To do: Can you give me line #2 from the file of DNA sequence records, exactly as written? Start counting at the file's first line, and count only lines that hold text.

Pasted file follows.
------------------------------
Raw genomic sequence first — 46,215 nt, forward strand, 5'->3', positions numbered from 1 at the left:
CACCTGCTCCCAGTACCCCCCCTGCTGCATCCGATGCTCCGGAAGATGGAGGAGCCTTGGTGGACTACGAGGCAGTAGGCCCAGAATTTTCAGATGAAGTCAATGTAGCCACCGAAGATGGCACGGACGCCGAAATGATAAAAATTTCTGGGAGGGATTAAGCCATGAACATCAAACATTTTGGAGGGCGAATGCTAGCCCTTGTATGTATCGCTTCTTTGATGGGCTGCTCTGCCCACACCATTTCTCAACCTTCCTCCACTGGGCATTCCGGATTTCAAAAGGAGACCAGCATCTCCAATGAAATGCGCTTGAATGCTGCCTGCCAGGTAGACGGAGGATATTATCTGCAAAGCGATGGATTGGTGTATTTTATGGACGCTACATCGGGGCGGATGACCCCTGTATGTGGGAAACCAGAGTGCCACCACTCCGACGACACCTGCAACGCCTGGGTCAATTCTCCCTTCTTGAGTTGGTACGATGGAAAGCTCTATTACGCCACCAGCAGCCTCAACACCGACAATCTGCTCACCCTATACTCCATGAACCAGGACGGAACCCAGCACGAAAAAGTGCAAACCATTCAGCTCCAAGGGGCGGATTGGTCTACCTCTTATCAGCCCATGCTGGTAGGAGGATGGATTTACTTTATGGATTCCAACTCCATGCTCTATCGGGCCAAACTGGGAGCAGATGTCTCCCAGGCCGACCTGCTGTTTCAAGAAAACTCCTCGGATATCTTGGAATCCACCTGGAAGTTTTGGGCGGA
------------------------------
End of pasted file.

CACCTGCTCCCAGTACCCCCCCTGCTGCATCCGATGCTCCGGAAGATGGAGGAGCCTTGGTGGACTACGAGGCAGTAGGCCCAGAATTTTCAGATGAAGTCAATGTAGCCACCGAAGATGGCACGGACGCCGAAATGATAAAAATTTCTGGGAGGGATTAAGCCATGAACATCAAACATTTTGGAGGGCGAATGCTAGCCCTTGTATGTATCGCTTCTTTGATGGGCTGCTCTGCCCACACCATTTCTCAACCTTCCTCCACTGGGCATTCCGGATTTCAAAAGGAGACCAGCATCTCCAATGAAATGCGCTTGAATGCTGCCTGCCAGGTAGACGGAGGATATTATCTGCAAAGCGATGGATTGGTGTATTTTATGGACGCTACATCGGGGCGGATGACCCCTGTATGTGGGAAACCAGAGTGCCACCACTCCGACGACACCTGCAACGCCTGGGTCAATTCTCCCTTCTTGAGTTGGTACGATGGAAAGCTCTATTACGCCACCAGCAGCCTCAACACCGACAATCTGCTCACCCTATACTCCATGAACCAGGACGGAACCCAGCACGAAAAAGTGCAAACCATTCAGCTCCAAGGGGCGGATTGGTCTACCTCTTATCAGCCCATGCTGGTAGGAGGATGGATTTACTTTATGGATTCCAACTCCATGCTCTATCGGGCCAAACTGGGAGCAGATGTCTCCCAGGCCGACCTGCTGTTTCAAGAAAACTCCTCGGATATCTTGGAATCCACCTGGAAGTTTTGGGCGGA